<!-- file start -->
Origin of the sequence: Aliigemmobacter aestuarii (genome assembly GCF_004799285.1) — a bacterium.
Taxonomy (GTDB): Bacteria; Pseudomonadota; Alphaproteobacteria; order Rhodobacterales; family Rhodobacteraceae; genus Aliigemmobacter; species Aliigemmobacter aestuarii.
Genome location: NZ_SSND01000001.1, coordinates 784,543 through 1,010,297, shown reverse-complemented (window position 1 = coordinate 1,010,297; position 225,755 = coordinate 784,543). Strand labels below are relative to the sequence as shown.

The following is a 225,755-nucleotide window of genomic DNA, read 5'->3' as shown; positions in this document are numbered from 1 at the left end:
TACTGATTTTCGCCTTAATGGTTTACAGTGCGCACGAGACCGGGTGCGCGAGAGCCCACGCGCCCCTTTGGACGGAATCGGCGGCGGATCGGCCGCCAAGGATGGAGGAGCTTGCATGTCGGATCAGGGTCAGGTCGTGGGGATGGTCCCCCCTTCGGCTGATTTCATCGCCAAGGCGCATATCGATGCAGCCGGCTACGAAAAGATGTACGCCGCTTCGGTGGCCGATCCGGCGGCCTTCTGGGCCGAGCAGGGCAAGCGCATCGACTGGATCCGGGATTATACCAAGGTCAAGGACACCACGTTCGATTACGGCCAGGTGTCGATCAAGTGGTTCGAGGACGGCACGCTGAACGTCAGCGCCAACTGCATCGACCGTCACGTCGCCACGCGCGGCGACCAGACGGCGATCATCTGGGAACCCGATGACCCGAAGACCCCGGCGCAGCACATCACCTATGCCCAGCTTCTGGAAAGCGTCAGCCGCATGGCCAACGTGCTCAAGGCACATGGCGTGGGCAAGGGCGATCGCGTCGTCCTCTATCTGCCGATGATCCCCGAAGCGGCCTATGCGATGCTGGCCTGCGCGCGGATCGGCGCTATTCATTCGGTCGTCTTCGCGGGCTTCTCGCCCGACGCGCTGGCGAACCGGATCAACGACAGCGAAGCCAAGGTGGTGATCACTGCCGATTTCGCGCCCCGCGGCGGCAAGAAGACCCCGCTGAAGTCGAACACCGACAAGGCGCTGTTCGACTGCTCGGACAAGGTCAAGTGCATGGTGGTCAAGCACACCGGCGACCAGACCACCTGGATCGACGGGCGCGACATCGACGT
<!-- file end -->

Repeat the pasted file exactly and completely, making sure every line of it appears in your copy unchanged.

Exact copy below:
Origin of the sequence: Aliigemmobacter aestuarii (genome assembly GCF_004799285.1) — a bacterium.
Taxonomy (GTDB): Bacteria; Pseudomonadota; Alphaproteobacteria; order Rhodobacterales; family Rhodobacteraceae; genus Aliigemmobacter; species Aliigemmobacter aestuarii.
Genome location: NZ_SSND01000001.1, coordinates 784,543 through 1,010,297, shown reverse-complemented (window position 1 = coordinate 1,010,297; position 225,755 = coordinate 784,543). Strand labels below are relative to the sequence as shown.

The following is a 225,755-nucleotide window of genomic DNA, read 5'->3' as shown; positions in this document are numbered from 1 at the left end:
TACTGATTTTCGCCTTAATGGTTTACAGTGCGCACGAGACCGGGTGCGCGAGAGCCCACGCGCCCCTTTGGACGGAATCGGCGGCGGATCGGCCGCCAAGGATGGAGGAGCTTGCATGTCGGATCAGGGTCAGGTCGTGGGGATGGTCCCCCCTTCGGCTGATTTCATCGCCAAGGCGCATATCGATGCAGCCGGCTACGAAAAGATGTACGCCGCTTCGGTGGCCGATCCGGCGGCCTTCTGGGCCGAGCAGGGCAAGCGCATCGACTGGATCCGGGATTATACCAAGGTCAAGGACACCACGTTCGATTACGGCCAGGTGTCGATCAAGTGGTTCGAGGACGGCACGCTGAACGTCAGCGCCAACTGCATCGACCGTCACGTCGCCACGCGCGGCGACCAGACGGCGATCATCTGGGAACCCGATGACCCGAAGACCCCGGCGCAGCACATCACCTATGCCCAGCTTCTGGAAAGCGTCAGCCGCATGGCCAACGTGCTCAAGGCACATGGCGTGGGCAAGGGCGATCGCGTCGTCCTCTATCTGCCGATGATCCCCGAAGCGGCCTATGCGATGCTGGCCTGCGCGCGGATCGGCGCTATTCATTCGGTCGTCTTCGCGGGCTTCTCGCCCGACGCGCTGGCGAACCGGATCAACGACAGCGAAGCCAAGGTGGTGATCACTGCCGATTTCGCGCCCCGCGGCGGCAAGAAGACCCCGCTGAAGTCGAACACCGACAAGGCGCTGTTCGACTGCTCGGACAAGGTCAAGTGCATGGTGGTCAAGCACACCGGCGACCAGACCACCTGGATCGACGGGCGCGACATCGACGT